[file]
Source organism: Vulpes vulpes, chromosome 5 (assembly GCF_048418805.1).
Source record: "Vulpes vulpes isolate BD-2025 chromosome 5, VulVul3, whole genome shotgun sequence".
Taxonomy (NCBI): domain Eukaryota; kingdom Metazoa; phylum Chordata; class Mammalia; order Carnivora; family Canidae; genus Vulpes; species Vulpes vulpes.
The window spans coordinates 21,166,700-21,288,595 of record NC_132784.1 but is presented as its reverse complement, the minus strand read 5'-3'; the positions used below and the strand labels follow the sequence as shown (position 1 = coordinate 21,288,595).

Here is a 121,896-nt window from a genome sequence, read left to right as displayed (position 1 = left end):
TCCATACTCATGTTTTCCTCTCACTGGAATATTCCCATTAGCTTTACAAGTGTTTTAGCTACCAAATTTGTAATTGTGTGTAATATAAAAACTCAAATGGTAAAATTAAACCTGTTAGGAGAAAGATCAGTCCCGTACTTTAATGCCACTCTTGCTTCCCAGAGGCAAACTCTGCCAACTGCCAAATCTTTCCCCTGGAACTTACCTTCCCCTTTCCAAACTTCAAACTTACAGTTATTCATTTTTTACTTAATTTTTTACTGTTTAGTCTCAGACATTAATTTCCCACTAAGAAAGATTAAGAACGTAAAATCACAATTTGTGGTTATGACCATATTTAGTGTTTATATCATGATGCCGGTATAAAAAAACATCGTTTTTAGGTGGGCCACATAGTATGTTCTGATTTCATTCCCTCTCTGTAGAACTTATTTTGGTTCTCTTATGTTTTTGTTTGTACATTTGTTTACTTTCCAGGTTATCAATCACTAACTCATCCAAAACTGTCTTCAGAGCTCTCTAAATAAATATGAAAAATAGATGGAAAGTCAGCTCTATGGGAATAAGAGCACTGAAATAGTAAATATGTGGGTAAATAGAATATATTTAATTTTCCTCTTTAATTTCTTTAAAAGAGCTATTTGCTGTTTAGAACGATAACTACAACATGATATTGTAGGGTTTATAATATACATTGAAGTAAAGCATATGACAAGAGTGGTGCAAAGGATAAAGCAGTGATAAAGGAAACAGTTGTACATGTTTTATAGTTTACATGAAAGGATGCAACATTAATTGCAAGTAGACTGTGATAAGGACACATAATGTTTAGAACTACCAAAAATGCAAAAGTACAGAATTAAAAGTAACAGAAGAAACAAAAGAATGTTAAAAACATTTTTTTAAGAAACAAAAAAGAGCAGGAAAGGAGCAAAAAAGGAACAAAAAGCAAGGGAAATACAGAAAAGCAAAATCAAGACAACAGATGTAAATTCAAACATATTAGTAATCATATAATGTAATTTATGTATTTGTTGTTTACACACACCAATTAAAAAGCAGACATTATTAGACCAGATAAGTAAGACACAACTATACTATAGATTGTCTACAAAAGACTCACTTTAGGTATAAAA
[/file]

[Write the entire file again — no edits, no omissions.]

Source organism: Vulpes vulpes, chromosome 5 (assembly GCF_048418805.1).
Source record: "Vulpes vulpes isolate BD-2025 chromosome 5, VulVul3, whole genome shotgun sequence".
Taxonomy (NCBI): domain Eukaryota; kingdom Metazoa; phylum Chordata; class Mammalia; order Carnivora; family Canidae; genus Vulpes; species Vulpes vulpes.
The window spans coordinates 21,166,700-21,288,595 of record NC_132784.1 but is presented as its reverse complement, the minus strand read 5'-3'; the positions used below and the strand labels follow the sequence as shown (position 1 = coordinate 21,288,595).

Here is a 121,896-nt window from a genome sequence, read left to right as displayed (position 1 = left end):
TCCATACTCATGTTTTCCTCTCACTGGAATATTCCCATTAGCTTTACAAGTGTTTTAGCTACCAAATTTGTAATTGTGTGTAATATAAAAACTCAAATGGTAAAATTAAACCTGTTAGGAGAAAGATCAGTCCCGTACTTTAATGCCACTCTTGCTTCCCAGAGGCAAACTCTGCCAACTGCCAAATCTTTCCCCTGGAACTTACCTTCCCCTTTCCAAACTTCAAACTTACAGTTATTCATTTTTTACTTAATTTTTTACTGTTTAGTCTCAGACATTAATTTCCCACTAAGAAAGATTAAGAACGTAAAATCACAATTTGTGGTTATGACCATATTTAGTGTTTATATCATGATGCCGGTATAAAAAAACATCGTTTTTAGGTGGGCCACATAGTATGTTCTGATTTCATTCCCTCTCTGTAGAACTTATTTTGGTTCTCTTATGTTTTTGTTTGTACATTTGTTTACTTTCCAGGTTATCAATCACTAACTCATCCAAAACTGTCTTCAGAGCTCTCTAAATAAATATGAAAAATAGATGGAAAGTCAGCTCTATGGGAATAAGAGCACTGAAATAGTAAATATGTGGGTAAATAGAATATATTTAATTTTCCTCTTTAATTTCTTTAAAAGAGCTATTTGCTGTTTAGAACGATAACTACAACATGATATTGTAGGGTTTATAATATACATTGAAGTAAAGCATATGACAAGAGTGGTGCAAAGGATAAAGCAGTGATAAAGGAAACAGTTGTACATGTTTTATAGTTTACATGAAAGGATGCAACATTAATTGCAAGTAGACTGTGATAAGGACACATAATGTTTAGAACTACCAAAAATGCAAAAGTACAGAATTAAAAGTAACAGAAGAAACAAAAGAATGTTAAAAACATTTTTTTAAGAAACAAAAAAGAGCAGGAAAGGAGCAAAAAAGGAACAAAAAGCAAGGGAAATACAGAAAAGCAAAATCAAGACAACAGATGTAAATTCAAACATATTAGTAATCATATAATGTAATTTATGTATTTGTTGTTTACACACACCAATTAAAAAGCAGACATTATTAGACCAGATAAGTAAGACACAACTATACTATAGATTGTCTACAAAAGACTCACTTTAGGTATAAAA